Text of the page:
By the book
As has been previously noted, I’m a sucker for books about books—a book featuring a bookstore, a library, a bookmobile, a librarian, a writer, a reader—if it’s book-centered, I usually end up reading it. After my post about a variety of these a few days ago, I decided to track down some more, but before I could do so, two serendipitously popped up, one of them a bargain book for my Kindle and the other “trending” on my Goodreads feed.
The first one I read was By the Book, by Julia Sonneborn, and it wasn’t quite what I was expecting. I should have taken the title literally, because this book is written “by the book” without necessarily being “about” books. Let me clarify.
It’s supposedly a retelling of Jane Austen’s Persuasion (so, yet another author for Jane Austen’s lawyer to sue in the afterlife), and while the basic elements are there—the woman and her former suitor, working their way gradually back into a relationship—there were so many other things to distract that the original material didn’t resonate for me as I read the story.
Anne Corey is teaching English at a small liberal arts college in the foothills outside San Bernardino. She’s quite happy in her work, but trouble looms: In order to gain tenure (and avoid being fired!), she has to get a book deal for her literary tome on women writers. She goes into the new fall semester thinking this will be her biggest challenge, but then discovers, somewhat to her dismay, that the newly hired president of her college is none other than her first love and former fiancé, Adam Martinez, the man she jilted in favor of college and career.
The “publish or perish” push to get tenure was an interesting story element; but some of the others (Anne’s gay friend Larry’s obsession with a closeted actor, Anne’s own romance with a questionable Lothario, and dealing with the needs of her aging father) seemed to distract from the main thesis quite a bit.
I’m not saying I didn’t like the book; I did. But it reads as much more of a light, “cozy” romance than it does as a book that is engaged with books and literature. We hear a lot about the writing of books without getting many details of what is written; and the rest is a mish-mash of confusing and contradictory human relationships, including the secondary love interest, who turns out to be something of a caricature.
I also felt that the author let the source material down by improperly characterizing “Captain Wentworth.” In Persuasion, Wentworth is dead set against Anne at the beginning, and a lot of the book is about how he gradually changes his mind and returns to his original feelings for her. But in By the Book, despite some red herring relationships for him, it’s pretty clear that Adam Martinez is still carrying the torch, which made the tension between them feel too flimsy to carry the story. It’s not a bad book, but I don’t think it will go into my “canon” of bibliophilia-related reading.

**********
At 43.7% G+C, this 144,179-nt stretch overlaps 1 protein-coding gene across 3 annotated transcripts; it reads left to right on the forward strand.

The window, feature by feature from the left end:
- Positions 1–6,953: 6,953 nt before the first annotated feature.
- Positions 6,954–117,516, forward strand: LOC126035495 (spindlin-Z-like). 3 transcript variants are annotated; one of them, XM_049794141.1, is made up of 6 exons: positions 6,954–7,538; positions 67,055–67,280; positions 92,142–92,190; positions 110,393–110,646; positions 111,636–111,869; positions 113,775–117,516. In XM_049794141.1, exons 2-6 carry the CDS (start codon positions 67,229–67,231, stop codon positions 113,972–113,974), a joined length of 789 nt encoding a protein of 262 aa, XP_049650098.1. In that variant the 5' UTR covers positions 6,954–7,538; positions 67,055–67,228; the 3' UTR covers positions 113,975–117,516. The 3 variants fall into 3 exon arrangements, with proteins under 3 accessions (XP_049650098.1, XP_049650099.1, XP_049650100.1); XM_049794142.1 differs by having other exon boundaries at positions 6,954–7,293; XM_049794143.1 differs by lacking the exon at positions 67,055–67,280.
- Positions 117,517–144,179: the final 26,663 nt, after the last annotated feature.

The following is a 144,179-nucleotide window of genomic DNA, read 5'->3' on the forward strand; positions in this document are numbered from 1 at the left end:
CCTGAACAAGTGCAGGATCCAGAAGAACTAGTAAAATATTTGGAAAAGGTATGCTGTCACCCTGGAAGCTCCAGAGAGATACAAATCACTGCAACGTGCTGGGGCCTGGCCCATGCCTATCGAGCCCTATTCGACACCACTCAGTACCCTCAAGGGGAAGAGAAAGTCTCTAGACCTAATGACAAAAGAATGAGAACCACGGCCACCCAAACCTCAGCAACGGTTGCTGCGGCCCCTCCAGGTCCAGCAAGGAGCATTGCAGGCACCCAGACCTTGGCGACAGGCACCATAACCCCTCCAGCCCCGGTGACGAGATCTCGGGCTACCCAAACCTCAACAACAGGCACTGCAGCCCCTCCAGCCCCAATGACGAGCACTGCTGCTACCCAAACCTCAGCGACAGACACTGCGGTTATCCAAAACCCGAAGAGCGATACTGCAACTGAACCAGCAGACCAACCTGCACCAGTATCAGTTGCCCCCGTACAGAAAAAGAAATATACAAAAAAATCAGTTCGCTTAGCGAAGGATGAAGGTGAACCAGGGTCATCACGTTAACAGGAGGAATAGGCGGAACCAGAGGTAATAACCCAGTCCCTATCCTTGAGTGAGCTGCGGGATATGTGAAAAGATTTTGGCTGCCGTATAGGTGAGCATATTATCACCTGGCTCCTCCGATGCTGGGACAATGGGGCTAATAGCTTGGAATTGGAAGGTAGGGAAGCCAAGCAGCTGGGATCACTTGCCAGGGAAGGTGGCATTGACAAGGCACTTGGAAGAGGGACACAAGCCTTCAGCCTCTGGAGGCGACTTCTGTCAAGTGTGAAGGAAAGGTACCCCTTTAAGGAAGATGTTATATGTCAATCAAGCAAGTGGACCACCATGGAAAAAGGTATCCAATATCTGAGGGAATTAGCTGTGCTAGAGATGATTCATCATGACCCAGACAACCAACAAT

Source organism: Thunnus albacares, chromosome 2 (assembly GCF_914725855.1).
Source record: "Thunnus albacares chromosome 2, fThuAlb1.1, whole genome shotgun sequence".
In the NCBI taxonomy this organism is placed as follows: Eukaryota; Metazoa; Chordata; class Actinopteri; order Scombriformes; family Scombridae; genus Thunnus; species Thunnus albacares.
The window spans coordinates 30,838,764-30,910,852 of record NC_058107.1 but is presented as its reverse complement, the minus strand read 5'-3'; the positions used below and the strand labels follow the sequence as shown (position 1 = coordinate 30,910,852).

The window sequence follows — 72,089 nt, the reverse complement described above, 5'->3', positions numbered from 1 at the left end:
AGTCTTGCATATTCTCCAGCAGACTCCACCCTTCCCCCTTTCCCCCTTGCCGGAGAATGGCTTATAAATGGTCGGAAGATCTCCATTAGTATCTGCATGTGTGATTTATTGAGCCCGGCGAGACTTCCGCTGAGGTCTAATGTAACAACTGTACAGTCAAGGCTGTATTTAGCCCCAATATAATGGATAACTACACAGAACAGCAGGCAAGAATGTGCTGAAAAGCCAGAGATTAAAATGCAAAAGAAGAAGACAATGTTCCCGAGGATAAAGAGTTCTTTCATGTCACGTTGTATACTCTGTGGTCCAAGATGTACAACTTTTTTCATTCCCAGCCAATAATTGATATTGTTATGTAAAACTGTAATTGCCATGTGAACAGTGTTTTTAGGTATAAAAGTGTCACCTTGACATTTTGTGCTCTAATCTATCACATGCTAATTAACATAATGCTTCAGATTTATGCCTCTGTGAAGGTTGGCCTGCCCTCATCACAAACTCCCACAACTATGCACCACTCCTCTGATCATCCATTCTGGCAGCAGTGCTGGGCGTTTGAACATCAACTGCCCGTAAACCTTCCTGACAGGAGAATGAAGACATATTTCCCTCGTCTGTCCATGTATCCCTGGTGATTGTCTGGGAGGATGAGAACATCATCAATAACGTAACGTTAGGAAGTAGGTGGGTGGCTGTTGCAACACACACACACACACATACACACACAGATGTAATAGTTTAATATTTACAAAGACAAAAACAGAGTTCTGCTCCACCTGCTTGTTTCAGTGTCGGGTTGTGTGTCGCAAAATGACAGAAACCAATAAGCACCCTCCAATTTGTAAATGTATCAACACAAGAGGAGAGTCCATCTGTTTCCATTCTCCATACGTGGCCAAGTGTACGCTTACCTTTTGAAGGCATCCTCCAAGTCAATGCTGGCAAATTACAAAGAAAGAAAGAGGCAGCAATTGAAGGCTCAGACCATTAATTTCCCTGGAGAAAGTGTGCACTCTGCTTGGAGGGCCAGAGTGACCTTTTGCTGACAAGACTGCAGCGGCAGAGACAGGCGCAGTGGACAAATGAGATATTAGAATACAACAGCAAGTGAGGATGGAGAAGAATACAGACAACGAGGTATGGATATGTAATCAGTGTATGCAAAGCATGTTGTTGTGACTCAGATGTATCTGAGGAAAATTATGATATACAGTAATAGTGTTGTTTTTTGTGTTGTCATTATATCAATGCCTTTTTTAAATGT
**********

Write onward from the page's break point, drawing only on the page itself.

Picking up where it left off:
The second book I read, the one that kept popping up on Goodreads, was Midnight at the Bright Ideas Bookstore, by Matthew J. Sullivan, and it was a lot closer to being what I have in mind when I want a book about books.
First of all, I loved the description and provenance of the bookstore; it’s in a previously dodgy but now up-and-coming neighborhood, built into a former lightbulb factory, which is what contributed the name and logo (a lit-up bulb) for the store. While being a smart emporium for new books, it employs a variety of quirky book people, nicely described, and also serves as a haven for a group of book-loving ne’er-do-wells, from the homeless to the merely eccentric, with whom the main character, Lydia, is involved, due both to her empathetic nature and to her desire to share her love of books with all and sundry.
The gist of the story, however, is a mystery based on tragedy, both present-day and in the past, and both connected to Lydia. In the present, it’s the suicide of a boy who frequents the store (one of the customers the clerks call “Book Frogs”). This event contains an unexpected element that carries Lydia (and the reader) back to a traumatic incident in her childhood, and brings her into contact with people and incidents she had banished to her subconscious for a couple of decades. The suicide, a boy named Joey, leaves her ingenious clues contained within books he stole from the bookstore, and in piecing them together Lydia discovers connections about which she never dreamed.
I didn’t expect the book to be so dark or so mystery-oriented, but I loved the writing, the set-up of the atmosphere surrounding the events, and the protagonist’s gentle yet inexorable qualities. (I also loved the cover!)
I would definitely read something else by this author, and will probably read this one again someday.